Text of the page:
Visual Studio 2015 CTP 6 and Gulp Episode II: First Task

Visual Studio 2015 CTP 6 and Gulp Episode II: First Task

Brett M. Nelson - Tuesday, April 28, 2015

This is the second post in a series about using Gulp with Visual Studio. If you missed the first post feel free to take the time to go back and read it Visual Studio 2015 CTP 6 and Gulp - Episode I: Getting Started.

Now that we have all the required tools installed, we need to create our gulpfile.js. So Add a New Item how ever you choose and name it gulpfile.js. If you are following along, your file structure should look similar to this:

Solution Explorer

I have an empty gulpfile.js now what?

Open your newly created gulpfile.js and start setting up the tools, starting with Gulp.

var gulp = require('gulp'),  
    uglify = require('gulp-uglify'),
    sass = require('gulp-sass'),
    concat = require('gulp-concat');

On a side note I have added the static files dependency, an index.html inside the wwwroot and a src folder to hold my source files. For more information on how this can be done see my previous post ASP.NET 5 and Static Files

Now that you have the beginning of your gulpfile.js we should create a few things we might want to concatenate and minify and a SCSS style sheet that needs to be converted to CSS. I will create 2 JavaScript files, one named alert.js and the other names delay.js and one SCSS file names styles.scss.

document.addEventListener('DOMContentLoaded', function () {  
    var time = 2000;
    //some comment
    window.setTimeout(function () {
        var mainDiv = document.getElementById(mainDiv);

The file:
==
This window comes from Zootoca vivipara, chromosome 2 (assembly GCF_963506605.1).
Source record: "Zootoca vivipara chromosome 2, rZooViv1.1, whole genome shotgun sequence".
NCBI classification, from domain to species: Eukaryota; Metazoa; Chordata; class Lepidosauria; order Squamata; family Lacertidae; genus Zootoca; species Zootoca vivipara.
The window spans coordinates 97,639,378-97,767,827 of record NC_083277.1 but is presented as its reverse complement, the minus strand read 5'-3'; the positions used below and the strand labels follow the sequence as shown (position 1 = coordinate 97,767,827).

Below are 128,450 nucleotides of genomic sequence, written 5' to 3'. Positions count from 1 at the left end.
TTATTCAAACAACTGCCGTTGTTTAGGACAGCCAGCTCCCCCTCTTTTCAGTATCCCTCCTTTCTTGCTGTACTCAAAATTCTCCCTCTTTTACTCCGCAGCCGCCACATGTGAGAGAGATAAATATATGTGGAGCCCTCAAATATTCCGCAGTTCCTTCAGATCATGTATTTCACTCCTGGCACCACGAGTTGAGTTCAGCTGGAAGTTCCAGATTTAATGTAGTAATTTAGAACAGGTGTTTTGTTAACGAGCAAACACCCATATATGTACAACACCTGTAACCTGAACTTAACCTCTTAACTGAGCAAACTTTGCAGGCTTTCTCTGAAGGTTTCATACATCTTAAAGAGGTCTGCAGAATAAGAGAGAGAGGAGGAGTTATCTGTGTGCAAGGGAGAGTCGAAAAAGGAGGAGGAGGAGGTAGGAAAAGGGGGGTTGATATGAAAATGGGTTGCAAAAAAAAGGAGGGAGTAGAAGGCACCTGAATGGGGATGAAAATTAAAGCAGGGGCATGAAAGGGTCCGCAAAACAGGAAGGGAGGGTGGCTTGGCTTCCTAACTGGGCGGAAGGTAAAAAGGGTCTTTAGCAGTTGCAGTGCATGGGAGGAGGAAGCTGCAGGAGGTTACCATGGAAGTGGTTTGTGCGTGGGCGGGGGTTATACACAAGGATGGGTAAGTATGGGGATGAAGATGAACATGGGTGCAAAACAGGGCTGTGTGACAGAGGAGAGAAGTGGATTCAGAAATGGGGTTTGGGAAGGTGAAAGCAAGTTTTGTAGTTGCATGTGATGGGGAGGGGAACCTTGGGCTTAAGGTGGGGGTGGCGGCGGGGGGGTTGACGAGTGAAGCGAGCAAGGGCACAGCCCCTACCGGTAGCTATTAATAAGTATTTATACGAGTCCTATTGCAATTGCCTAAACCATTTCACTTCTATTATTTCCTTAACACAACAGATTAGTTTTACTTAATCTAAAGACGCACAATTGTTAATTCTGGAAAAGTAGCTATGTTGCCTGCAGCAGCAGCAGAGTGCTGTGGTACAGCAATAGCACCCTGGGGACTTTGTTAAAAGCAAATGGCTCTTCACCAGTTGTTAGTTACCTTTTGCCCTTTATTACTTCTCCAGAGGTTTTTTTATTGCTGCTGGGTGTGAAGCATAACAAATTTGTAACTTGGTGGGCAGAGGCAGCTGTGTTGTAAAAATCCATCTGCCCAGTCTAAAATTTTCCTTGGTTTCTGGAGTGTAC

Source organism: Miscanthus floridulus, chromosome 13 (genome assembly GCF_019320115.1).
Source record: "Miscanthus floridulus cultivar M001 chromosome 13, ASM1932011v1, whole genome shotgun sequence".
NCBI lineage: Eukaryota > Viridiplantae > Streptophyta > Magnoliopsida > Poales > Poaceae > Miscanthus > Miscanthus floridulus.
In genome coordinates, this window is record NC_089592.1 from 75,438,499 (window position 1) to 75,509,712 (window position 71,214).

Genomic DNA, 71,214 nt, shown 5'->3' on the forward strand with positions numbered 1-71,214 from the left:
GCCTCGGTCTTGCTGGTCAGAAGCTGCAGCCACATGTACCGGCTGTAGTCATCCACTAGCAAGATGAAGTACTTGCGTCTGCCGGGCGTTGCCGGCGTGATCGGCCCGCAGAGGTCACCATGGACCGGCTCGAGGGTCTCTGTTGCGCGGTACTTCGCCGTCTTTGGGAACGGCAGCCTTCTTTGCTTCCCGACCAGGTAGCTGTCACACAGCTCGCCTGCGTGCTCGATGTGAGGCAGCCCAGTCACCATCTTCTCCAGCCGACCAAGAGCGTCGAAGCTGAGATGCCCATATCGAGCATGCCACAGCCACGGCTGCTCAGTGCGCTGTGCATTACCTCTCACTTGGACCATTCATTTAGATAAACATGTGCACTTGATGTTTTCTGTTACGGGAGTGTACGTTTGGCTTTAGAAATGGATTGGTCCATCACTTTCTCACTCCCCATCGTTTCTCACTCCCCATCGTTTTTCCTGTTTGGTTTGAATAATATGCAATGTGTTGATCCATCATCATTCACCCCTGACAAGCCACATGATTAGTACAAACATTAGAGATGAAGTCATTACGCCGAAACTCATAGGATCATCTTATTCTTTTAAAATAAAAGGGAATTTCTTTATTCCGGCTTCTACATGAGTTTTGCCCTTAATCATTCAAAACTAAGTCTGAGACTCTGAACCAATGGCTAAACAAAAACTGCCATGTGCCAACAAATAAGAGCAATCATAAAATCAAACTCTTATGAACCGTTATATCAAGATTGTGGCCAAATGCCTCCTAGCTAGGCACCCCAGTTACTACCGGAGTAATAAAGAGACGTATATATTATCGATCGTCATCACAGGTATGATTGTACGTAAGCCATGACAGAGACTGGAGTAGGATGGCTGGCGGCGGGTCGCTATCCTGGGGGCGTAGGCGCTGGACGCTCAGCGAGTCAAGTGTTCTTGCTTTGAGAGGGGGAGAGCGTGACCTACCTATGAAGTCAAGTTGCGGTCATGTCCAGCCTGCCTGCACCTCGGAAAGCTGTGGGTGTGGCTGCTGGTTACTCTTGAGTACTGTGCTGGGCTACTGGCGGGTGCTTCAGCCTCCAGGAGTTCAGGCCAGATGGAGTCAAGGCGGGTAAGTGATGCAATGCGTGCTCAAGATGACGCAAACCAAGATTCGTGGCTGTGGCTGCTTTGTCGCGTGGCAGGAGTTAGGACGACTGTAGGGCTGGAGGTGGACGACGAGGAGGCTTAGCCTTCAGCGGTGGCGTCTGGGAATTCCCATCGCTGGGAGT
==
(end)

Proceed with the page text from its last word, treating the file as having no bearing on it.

mainDiv.className += ' delayed';

    }, time)

document.addEventListener('DOMContentLoaded', function () {  
    // some comment here
    alert('This page loaded!');

body {  
    color: blue;
    background-color: black;

    div {

        & > div {
            background-color: grey;
            color: black;

    .delayed {
        background-color: blue;
        color: black;

But I only want one JavaScript file

Back in your gulpfile.js we are going to create a task to concatenate the JavaScript files. In gulp terms a task is a function you assign a name, declare dependencies and define the function it will preform. Tasks can require other tasks to be accomplished before they are executed, allowing you to build complex build processes one little task at a time. Dependencies are optional and since this is a pretty simple process I will omit the array that represents them this time.

gulp.task('javascript', function () {  
// do work here

This is pretty straight forward so far. I have created a task named 'javascript' and given it a function that does nothing. I will add the following lines in place of // do work here

  1. gulp.src('src/*.js') - gets the JavaScript files into a stream.
  2. .pipe(uglify()) - performs the default uglify work of mangling names, compression, and comment removal.
  3. .pipe(concat('app.js')) - concatenates the files into a new file names 'app.js'.
  4. .pipe(gulp.dest('./wwwroot/')); - saves the new 'app.js' file into the wwwroot directory.

So our final task looks like this:

gulp.task('javascript', [], function () {  
    var appName = 'app.js',
        root = './wwwroot/';

    deleteFile(root + appName); //helper function


I have added a helper function to delete files if they exist shown bellow. It uses the Node.js fs functions existsSync and unlinkSync.

function deleteFile(filePath) {  
    if (fs.existsSync(filePath)) {

Fade to back, roll credits....

Ok, you probably get the joke by now. Continue your foray with Visual Studio 2015 and Gulp Episode III: Assigning to a Build Step.